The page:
“Time is the longest distance between two places.” – Tennessee Williams
“It could mean that that point in time inherently contains some sort of cosmic significance. Almost as if it were the temporal junction point for the entire space-time continuum. On the other hand, it could just be an amazing coincidence.” – Back to the Future, Part II
“Where do you belong, Alison?” asked my friend in Green Bank via Facebook messenger.
I had been keeping it together until he posed that question. I had been strong and stoic, driving through the mountains by myself searching for a more permanent residence. Semi-dazed but alert enough to hit the breaks in the presence of street-crossing wild turkeys and Lyme-infected deer. For the most part, I’d been somewhat peacefully moving through solitude and transience.
My current dwelling is an upstate New York hippie town. I’m on the side of the Hudson River I never thought I’d cross. I’m two hours north of the city where I erstwhile imagined I’d spend my life… the city where I projected to eventually age into the gray-haired, wrinkled version of myself, strolling down Manhattan’s Riverside Drive, pushing my grocery cart, with a Irish-accented doorman who’d greet me “good evening, ma’am” as I briefly returned home in advance of an evening at the Philharmonic.
Essentially, I’m two hours above and west from where I always felt I belonged.
So, I spend a few hours each day, alone in a café, reading a book, or writing notes in a red moleskin journal that outwardly projects me as some form of pseudo-hipster intellectual creative type. My thoughts invariably are interrupted by curiously conversant strangers who may (or may not) still be high on mushrooms from 1969. The waitresses have started to learn my name, where I like to sit (away from the lights and the Wi-Fi router), when to urgently bring me caffeine, and on occasion they generously refuse my payment for the latte.
When I’m home, bored with my Facebook feed, or too distracted to research the physiological implications of 5G millimeter waves on human skin, or too tired to work out the biochemical relevance of voltage gated calcium channels, I comb through online real estate ads instead. I schizophrenically wade through Airbnb’s temporary monthly escapes from my altered reality, or Zillow’s unrealistic one-year commitments away from my current existence.
My search terms vary widely from “Hudson Valley” to “Shenandoah Valley” to “Boulder, Colorado,” to the extent that I’ve wondered if John Denver has a song for everywhere I’m meant to roam. But at least he knew those country roads could take him home to the place where he belonged.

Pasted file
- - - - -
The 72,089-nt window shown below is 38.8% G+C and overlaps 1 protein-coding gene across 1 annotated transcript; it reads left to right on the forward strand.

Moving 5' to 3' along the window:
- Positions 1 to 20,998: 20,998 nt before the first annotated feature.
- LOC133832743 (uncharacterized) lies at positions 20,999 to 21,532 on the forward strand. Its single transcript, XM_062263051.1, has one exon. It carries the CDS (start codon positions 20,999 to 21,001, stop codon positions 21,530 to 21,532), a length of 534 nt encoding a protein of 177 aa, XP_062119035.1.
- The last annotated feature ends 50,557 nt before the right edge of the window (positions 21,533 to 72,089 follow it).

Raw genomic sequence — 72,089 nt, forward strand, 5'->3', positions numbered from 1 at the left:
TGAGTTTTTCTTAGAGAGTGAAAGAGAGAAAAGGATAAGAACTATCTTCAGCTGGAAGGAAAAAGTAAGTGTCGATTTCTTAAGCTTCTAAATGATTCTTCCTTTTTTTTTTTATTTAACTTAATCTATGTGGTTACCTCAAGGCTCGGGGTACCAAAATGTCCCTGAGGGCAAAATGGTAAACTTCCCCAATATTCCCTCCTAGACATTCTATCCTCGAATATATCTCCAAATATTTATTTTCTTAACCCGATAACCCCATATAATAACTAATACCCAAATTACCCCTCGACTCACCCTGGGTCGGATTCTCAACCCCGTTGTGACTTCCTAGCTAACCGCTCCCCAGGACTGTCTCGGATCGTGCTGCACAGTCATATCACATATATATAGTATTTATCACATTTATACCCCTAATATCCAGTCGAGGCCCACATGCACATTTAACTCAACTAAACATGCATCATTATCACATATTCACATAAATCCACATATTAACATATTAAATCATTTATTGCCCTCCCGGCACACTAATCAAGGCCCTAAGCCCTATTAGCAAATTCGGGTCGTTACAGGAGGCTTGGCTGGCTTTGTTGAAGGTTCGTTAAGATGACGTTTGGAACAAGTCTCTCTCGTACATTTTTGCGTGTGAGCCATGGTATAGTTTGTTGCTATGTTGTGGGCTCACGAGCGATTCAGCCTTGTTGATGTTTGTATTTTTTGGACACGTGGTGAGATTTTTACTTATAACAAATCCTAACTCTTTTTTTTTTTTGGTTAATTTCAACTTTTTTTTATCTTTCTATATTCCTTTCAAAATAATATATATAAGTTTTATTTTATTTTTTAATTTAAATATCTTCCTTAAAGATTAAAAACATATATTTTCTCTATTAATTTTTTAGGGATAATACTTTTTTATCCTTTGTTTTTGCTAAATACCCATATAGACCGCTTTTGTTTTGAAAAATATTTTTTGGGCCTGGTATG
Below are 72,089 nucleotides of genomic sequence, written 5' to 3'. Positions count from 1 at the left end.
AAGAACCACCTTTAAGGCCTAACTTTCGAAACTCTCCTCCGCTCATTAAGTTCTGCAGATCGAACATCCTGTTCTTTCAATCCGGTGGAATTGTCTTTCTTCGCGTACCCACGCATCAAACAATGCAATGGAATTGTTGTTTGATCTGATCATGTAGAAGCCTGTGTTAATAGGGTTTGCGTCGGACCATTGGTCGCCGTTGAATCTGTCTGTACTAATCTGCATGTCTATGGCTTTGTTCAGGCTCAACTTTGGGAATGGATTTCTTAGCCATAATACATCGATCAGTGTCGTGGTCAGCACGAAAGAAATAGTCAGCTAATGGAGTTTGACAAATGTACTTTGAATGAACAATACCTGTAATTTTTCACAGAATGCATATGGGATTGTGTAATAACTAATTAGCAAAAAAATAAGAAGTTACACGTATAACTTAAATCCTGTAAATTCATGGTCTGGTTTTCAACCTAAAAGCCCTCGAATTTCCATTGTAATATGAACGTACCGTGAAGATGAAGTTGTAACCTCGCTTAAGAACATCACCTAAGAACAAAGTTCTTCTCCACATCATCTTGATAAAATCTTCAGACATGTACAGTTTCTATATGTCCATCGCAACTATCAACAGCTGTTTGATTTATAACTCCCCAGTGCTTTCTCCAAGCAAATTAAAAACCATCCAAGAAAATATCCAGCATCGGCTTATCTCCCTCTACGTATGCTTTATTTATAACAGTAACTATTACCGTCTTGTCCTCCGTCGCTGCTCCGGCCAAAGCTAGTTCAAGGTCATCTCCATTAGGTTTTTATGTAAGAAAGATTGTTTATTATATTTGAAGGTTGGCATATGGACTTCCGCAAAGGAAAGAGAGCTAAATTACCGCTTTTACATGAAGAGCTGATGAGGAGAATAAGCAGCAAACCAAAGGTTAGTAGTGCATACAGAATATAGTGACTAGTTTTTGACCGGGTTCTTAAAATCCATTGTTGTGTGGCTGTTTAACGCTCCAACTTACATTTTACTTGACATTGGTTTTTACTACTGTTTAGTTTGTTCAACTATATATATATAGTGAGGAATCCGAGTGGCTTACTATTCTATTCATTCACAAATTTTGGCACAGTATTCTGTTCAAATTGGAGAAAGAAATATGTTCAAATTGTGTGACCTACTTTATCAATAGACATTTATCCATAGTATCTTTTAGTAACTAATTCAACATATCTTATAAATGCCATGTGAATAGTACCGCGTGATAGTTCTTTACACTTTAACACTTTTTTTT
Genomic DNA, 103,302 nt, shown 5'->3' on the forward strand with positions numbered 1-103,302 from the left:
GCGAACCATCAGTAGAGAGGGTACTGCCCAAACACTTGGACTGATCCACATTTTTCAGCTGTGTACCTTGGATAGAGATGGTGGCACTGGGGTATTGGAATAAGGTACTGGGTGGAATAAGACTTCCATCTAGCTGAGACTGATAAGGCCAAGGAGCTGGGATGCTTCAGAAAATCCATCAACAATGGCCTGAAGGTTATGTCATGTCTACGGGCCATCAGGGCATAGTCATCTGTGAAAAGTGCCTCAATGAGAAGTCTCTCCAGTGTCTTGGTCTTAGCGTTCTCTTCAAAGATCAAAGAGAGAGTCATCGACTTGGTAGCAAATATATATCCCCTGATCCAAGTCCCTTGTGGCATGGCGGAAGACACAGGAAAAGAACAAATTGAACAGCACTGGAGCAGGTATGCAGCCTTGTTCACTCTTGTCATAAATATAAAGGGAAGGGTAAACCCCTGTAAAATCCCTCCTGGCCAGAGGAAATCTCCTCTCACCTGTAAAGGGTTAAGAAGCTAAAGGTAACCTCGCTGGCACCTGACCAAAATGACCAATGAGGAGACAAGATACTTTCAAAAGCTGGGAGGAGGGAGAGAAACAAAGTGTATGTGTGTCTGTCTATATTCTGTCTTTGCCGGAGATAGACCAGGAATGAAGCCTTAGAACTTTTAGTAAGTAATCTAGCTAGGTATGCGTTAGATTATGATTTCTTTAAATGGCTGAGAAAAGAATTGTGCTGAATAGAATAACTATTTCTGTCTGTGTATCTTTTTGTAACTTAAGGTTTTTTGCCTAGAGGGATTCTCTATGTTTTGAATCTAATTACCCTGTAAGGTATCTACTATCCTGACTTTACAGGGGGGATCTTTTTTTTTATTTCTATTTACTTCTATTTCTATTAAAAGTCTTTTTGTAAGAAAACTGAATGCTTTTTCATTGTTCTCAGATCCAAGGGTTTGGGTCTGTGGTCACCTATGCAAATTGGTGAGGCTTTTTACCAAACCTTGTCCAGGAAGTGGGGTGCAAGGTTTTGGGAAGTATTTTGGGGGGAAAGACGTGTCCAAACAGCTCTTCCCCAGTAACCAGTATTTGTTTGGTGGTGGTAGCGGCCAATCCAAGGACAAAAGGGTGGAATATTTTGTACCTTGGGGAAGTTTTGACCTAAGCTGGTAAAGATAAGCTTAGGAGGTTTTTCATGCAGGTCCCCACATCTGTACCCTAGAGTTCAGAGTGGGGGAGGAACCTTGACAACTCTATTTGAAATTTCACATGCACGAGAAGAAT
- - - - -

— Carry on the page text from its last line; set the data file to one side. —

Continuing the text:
The vacation rental website taglines elicit in me varying degrees of hope and hopelessness. “Get HomeAway From It All” inspires a glimmer of optimism. Airbnb’s “Where Do You Want To Go?” triggers existential anxiety.
Do I take it as a sign that I’m in the middle of the Catskills, and yet I drive by at least three cars per day with Virginia license plates? Or that six people from the greater Boulder/Denver area have recently entered my life. With one mountain time zone friend exclaiming, “You’re such a Boulder girl!” and somehow, I suspect he’s right, despite my anemic lack of fortitude at high elevation.
My days have a mysterious aura about them, an inexplicable blend of The Twilight Zone and a Hallmark holiday movie…. The Hollywood executives from LA who asked me to be an extra in their black-and-white ghost story film, because the director “loves my look.” (Does one wish to have a look that befits a rural horror movie?). The ethereally cool woman I met at the tea shop who is magically interconnected to everyone I know and have ever known. The type of character who winds up being your Christmas angel… The farmhouse rental I went to view with my realtor, thirty minutes out in the countryside, on an isolated windswept canvas. The rooms were wallpapered with pale yellow-and-orange flowers. An ancient radio was broadcasting a station emitting scratchy old French tunes. An old rotary phone sat mounted on the wall, still with a dial tone. I checked. My realtor had no idea who turned any of this on. It was the type of house only Hitchcock could have conjured. Maybe I should have sent the Hollywood folks in that direction.